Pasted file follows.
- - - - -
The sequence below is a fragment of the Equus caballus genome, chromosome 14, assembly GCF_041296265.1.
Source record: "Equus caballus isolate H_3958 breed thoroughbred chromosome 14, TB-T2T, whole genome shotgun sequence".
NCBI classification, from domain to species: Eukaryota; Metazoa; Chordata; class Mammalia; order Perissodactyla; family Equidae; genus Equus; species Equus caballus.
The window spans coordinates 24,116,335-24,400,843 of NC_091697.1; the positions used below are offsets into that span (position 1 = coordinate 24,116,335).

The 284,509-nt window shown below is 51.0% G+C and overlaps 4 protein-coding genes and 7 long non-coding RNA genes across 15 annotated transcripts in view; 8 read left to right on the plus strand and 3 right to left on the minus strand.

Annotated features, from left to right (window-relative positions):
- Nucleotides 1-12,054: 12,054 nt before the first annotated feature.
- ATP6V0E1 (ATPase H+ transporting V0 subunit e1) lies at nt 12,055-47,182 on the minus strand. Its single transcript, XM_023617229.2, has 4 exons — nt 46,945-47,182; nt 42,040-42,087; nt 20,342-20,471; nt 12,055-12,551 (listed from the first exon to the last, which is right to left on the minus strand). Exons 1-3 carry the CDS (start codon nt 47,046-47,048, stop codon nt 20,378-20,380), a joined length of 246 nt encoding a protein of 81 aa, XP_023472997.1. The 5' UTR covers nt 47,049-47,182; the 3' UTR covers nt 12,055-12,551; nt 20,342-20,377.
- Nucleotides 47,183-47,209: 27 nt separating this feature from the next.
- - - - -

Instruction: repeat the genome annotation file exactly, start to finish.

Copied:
The sequence below is a fragment of the Equus caballus genome, chromosome 14, assembly GCF_041296265.1.
Source record: "Equus caballus isolate H_3958 breed thoroughbred chromosome 14, TB-T2T, whole genome shotgun sequence".
NCBI classification, from domain to species: Eukaryota; Metazoa; Chordata; class Mammalia; order Perissodactyla; family Equidae; genus Equus; species Equus caballus.
The window spans coordinates 24,116,335-24,400,843 of NC_091697.1; the positions used below are offsets into that span (position 1 = coordinate 24,116,335).

The 284,509-nt window shown below is 51.0% G+C and overlaps 4 protein-coding genes and 7 long non-coding RNA genes across 15 annotated transcripts in view; 8 read left to right on the plus strand and 3 right to left on the minus strand.

Annotated features, from left to right (window-relative positions):
- Nucleotides 1-12,054: 12,054 nt before the first annotated feature.
- ATP6V0E1 (ATPase H+ transporting V0 subunit e1) lies at nt 12,055-47,182 on the minus strand. Its single transcript, XM_023617229.2, has 4 exons — nt 46,945-47,182; nt 42,040-42,087; nt 20,342-20,471; nt 12,055-12,551 (listed from the first exon to the last, which is right to left on the minus strand). Exons 1-3 carry the CDS (start codon nt 47,046-47,048, stop codon nt 20,378-20,380), a joined length of 246 nt encoding a protein of 81 aa, XP_023472997.1. The 5' UTR covers nt 47,049-47,182; the 3' UTR covers nt 12,055-12,551; nt 20,342-20,377.
- Nucleotides 47,183-47,209: 27 nt separating this feature from the next.